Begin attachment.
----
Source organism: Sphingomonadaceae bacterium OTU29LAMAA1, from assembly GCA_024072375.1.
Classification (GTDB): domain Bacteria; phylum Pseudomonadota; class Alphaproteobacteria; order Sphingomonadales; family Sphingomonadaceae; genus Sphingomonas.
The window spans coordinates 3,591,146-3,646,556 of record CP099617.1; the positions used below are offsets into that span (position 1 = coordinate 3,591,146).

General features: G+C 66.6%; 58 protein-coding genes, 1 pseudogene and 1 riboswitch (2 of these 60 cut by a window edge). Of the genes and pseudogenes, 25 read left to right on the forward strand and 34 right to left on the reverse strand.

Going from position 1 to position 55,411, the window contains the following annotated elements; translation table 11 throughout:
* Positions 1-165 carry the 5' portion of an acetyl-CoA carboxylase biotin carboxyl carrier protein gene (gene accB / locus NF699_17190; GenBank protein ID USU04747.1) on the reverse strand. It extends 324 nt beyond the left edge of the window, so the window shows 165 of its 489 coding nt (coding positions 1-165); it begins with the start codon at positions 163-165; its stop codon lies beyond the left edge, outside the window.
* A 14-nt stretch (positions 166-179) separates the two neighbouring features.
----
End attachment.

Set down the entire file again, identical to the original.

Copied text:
Source organism: Sphingomonadaceae bacterium OTU29LAMAA1, from assembly GCA_024072375.1.
Classification (GTDB): domain Bacteria; phylum Pseudomonadota; class Alphaproteobacteria; order Sphingomonadales; family Sphingomonadaceae; genus Sphingomonas.
The window spans coordinates 3,591,146-3,646,556 of record CP099617.1; the positions used below are offsets into that span (position 1 = coordinate 3,591,146).

General features: G+C 66.6%; 58 protein-coding genes, 1 pseudogene and 1 riboswitch (2 of these 60 cut by a window edge). Of the genes and pseudogenes, 25 read left to right on the forward strand and 34 right to left on the reverse strand.

Going from position 1 to position 55,411, the window contains the following annotated elements; translation table 11 throughout:
* Positions 1-165 carry the 5' portion of an acetyl-CoA carboxylase biotin carboxyl carrier protein gene (gene accB / locus NF699_17190; GenBank protein ID USU04747.1) on the reverse strand. It extends 324 nt beyond the left edge of the window, so the window shows 165 of its 489 coding nt (coding positions 1-165); it begins with the start codon at positions 163-165; its stop codon lies beyond the left edge, outside the window.
* A 14-nt stretch (positions 166-179) separates the two neighbouring features.